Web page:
UK and Japan sign new free trade agreement
The new UK-Japan Comprehensive Economic Partnership Agreement (CEPA) marks a positive step in trade relations between the UK and Japan, the Law Society told the House of Lords EU International Agreements Sub-Committee.
The agreement, signed by the UK’s international trade secretary Liz Truss and her Japanese counterpart Hiroshi Matsuura on 23 October 2020, will enable the free flow of data, secure validity for e-contracts and e-signatures and uphold the principles of net neutrality.
Alongside commitments to a ban on unjustified data localisation, enhanced data provisions offer UK firms a golden opportunity to grow their business relationships in Japan.
This is especially true in the era of coronavirus, when many firms have been forced to work remotely, and these digital and data provisions offer a positive way forward for UK-Japan trade in legal services.
What this means for solicitors
CEPA, like the EU-Japan Partnership Agreement (EPA) before it, secures the right for foreign lawyers to practise under their home title, establish offices and register as a foreign lawyer in Japan.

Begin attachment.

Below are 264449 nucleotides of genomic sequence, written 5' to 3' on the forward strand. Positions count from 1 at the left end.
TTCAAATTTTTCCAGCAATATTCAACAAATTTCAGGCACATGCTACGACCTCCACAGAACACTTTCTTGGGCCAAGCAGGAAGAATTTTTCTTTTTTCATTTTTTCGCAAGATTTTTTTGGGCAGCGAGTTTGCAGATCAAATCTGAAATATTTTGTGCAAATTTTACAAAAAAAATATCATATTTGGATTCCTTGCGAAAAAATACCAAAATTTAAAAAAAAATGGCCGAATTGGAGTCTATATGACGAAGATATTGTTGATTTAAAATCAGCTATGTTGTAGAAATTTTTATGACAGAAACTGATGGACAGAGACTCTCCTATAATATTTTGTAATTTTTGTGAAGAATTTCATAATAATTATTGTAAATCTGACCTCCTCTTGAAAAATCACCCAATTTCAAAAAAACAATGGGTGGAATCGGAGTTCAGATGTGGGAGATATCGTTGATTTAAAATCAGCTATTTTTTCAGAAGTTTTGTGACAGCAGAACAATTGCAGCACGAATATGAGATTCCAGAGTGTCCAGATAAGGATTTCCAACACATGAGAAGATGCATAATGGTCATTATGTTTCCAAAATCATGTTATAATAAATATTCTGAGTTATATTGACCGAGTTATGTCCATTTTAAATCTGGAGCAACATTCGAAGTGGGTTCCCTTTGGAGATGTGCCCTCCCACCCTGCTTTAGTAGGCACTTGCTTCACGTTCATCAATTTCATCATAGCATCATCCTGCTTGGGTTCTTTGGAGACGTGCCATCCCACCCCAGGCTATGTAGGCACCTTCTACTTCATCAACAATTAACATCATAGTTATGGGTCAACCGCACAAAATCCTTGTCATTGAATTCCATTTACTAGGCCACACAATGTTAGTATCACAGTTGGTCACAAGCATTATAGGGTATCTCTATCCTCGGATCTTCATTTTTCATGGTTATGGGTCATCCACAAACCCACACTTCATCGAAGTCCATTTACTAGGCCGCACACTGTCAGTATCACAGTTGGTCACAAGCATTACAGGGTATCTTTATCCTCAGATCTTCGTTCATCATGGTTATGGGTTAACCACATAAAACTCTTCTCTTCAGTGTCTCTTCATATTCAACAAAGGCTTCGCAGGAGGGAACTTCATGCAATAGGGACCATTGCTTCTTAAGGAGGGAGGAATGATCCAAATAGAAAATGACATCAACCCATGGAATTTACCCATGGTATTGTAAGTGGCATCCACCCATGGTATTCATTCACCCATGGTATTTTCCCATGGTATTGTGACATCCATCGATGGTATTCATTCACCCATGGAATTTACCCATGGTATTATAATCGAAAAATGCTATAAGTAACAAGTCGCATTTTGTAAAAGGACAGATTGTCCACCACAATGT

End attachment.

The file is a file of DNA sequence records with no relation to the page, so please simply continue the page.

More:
In addition, CEPA encourages new commitments in Japan’s domestic regulation regarding licensing and qualification procedures.
Included in this are provisions around publicising details of fees and timeframes, limiting the number of competent authorities that need to be approached, providing more opportunities to place applications, and accepting electronic applications wherever possible.
CEPA also expressly mentions the requirement for renewal processes to be made public.
CEPA’s provisions complement recent changes in domestic regulation in Japan which reduce the experience requirements for registration as a foreign lawyer and clarify the scope of representation by foreign lawyers in international arbitration proceedings.
Together, the UK and Japan account for 9.2% of global gross domestic product (GDP) with trade between the two countries currently worth around £31.6 billion per year.
With a population of 126 million, Japan represents a significant export opportunity for UK goods and services. Estimates say that the CEPA could add an additional £15 billion to UK-Japan trade.
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